‘Common sense’ is truly the vital sense of the twenty first century.

Of course you and I both know that it is not that simple dear reader. ‘Common sense’ is a learned skill. Actually it is a learned skill set. What that means is that we are not automatically experts at using common sense. We are born with legs but have to learn to walk. The same logic applies.

The good news is that we can learn and improve in our skills. It is not always easy, but when we put forth the effort we will improve over time. If we consciously work on our skills for evaluating and using information we will actually get better at it faster.

I’m not trying to tell you everything about common sense today dear reader (this is a blog post not a book). For now know that we all have the capacity for common sense. We all have the need for common sense. And, we all have to accept that common sense comes to us “some assembly required”.

See you next week…

When it happens it happens…

It’s a short and sweet one today because a lot of things are starting to move very fast on a couple of book projects. On the other hand… I decided to push off the post I’d planned on doing today because some of what’s going on is really exciting (to me at least…).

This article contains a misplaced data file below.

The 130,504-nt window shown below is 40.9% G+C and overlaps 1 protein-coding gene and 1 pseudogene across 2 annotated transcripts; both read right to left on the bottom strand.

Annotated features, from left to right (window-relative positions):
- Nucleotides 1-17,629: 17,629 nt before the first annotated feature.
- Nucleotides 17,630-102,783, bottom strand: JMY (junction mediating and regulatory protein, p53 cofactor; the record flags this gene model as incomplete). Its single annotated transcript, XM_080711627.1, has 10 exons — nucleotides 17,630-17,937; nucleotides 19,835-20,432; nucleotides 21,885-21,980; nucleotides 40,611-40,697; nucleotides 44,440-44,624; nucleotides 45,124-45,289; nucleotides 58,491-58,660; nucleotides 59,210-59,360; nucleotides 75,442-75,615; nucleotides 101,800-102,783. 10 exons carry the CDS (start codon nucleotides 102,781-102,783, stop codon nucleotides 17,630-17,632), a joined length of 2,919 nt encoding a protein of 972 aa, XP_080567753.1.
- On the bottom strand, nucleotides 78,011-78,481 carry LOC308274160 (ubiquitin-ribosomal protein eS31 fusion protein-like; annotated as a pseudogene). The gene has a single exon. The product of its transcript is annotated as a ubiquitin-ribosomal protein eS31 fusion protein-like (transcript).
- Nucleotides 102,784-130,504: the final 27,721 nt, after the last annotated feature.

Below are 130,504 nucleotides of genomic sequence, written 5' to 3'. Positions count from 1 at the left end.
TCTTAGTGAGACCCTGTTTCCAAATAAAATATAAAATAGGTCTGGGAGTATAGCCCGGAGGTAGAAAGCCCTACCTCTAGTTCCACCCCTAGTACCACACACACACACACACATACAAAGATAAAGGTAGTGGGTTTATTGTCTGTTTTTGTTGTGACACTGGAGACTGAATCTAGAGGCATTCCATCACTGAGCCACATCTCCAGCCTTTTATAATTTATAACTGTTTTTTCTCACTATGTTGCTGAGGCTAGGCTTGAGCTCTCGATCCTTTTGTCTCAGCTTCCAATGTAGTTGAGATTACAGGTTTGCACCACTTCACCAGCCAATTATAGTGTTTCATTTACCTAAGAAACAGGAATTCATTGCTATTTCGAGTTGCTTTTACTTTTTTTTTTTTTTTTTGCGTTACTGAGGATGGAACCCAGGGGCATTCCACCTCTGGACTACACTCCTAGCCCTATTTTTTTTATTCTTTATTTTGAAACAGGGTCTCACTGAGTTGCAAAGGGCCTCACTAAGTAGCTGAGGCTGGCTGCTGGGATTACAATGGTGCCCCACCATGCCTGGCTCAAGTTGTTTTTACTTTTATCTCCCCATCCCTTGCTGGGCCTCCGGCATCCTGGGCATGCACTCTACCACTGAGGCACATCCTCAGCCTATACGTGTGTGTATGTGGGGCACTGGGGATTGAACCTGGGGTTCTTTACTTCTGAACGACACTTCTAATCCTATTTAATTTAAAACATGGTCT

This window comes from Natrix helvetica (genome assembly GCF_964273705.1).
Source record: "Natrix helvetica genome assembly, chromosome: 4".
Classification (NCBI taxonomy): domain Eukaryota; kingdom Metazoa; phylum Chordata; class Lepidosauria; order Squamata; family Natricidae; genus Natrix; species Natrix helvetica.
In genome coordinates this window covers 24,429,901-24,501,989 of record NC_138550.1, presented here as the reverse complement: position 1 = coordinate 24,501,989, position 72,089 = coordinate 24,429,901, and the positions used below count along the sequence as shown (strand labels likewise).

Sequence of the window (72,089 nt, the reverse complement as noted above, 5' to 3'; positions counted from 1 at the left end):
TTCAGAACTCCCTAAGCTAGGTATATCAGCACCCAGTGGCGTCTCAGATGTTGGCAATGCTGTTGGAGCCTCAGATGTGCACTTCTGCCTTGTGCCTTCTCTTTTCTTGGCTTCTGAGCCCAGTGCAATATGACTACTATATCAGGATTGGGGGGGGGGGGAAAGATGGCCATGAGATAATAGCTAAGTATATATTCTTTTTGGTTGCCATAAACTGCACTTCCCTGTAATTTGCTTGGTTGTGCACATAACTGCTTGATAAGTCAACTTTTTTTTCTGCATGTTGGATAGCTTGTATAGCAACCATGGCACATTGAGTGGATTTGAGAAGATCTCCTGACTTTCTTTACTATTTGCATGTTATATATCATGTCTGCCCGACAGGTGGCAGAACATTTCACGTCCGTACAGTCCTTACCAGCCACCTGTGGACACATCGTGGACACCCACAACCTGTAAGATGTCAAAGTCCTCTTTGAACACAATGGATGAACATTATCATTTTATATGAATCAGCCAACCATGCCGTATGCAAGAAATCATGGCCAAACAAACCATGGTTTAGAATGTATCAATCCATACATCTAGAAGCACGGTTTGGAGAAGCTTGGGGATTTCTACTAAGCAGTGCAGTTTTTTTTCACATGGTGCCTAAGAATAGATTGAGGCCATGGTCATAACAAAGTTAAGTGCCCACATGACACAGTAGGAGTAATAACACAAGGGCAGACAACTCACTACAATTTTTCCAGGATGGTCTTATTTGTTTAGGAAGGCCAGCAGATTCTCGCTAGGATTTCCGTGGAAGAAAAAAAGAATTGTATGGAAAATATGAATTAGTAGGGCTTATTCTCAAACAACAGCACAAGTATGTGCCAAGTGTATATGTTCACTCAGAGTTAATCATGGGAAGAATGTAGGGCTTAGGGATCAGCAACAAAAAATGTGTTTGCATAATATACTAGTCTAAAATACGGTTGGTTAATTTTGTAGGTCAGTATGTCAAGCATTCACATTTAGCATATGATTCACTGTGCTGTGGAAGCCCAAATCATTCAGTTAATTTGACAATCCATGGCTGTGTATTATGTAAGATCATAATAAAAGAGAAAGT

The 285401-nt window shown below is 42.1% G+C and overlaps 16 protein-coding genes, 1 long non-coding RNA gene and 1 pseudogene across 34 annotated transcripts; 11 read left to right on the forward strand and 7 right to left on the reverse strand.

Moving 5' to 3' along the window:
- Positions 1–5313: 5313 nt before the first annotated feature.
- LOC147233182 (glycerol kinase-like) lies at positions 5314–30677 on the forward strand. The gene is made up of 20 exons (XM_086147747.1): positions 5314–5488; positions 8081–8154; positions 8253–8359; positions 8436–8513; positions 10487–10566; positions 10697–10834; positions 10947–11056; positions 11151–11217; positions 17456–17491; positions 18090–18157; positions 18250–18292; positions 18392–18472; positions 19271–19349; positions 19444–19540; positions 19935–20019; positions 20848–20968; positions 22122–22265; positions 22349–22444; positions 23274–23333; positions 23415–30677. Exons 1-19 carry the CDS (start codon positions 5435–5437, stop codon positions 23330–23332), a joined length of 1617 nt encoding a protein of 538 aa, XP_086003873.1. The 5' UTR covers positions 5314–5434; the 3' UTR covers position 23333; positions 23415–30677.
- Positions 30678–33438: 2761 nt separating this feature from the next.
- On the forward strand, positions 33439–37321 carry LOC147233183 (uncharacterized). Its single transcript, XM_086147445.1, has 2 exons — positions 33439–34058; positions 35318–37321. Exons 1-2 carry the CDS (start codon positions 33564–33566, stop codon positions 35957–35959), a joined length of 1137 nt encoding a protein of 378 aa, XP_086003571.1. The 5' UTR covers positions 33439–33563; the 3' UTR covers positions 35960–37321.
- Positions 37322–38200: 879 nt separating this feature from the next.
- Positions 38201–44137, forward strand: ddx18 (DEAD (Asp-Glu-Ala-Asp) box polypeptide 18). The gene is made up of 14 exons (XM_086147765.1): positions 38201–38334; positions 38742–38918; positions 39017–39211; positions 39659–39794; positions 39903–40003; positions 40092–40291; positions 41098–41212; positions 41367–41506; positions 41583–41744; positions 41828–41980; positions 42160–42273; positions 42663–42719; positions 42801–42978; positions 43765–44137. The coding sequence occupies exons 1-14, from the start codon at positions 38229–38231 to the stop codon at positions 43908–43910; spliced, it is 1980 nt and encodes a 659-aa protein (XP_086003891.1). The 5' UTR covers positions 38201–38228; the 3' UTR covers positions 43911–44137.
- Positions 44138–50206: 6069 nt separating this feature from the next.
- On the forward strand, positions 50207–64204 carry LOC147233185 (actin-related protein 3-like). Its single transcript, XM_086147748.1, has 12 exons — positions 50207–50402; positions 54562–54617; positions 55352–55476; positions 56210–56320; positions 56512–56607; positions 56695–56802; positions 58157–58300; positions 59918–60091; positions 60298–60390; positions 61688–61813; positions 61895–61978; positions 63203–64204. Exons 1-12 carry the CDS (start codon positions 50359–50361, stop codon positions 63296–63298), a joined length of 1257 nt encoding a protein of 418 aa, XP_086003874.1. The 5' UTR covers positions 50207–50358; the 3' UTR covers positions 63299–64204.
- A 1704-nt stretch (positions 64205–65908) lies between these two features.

Some days you can’t see that far ahead…

This week I’m seriously started on Jamie’s Sacrifice, the third book in a series that started with Johnson Farm. I got chapter one written last week (at the dreaded reunion…), but that was as far as I got. So, I started this week with a hand written chapter one to transcribe, and no idea how to get to the events I knew were happening at the end of act one (apparently three act structure is a thing for this book…). I also had a ton of stuff that had piled up on my desk while we were gone (still digging out actually…).

Monday: I got the prologue and the first part of chapter one transcribed, but still no idea what came next.

Tuesday: I got the rest of chapter one transcribed and still had no idea what to do next.

Wednesday: I figured out what should be in chapters two and chapter three, but didn’t actually get to write much of it. I got about three hand written pages and conked out again because I wasn’t sure how to attack the next section.

This kind of thing can be quite disheartening. I know of more than one project that has failed at this point because the artist/writer/creator allowed him/her self to become invested in not knowing how to move forward. Things get depressing. You want to stop. But, you can’t let yourself do that.

Some days you can…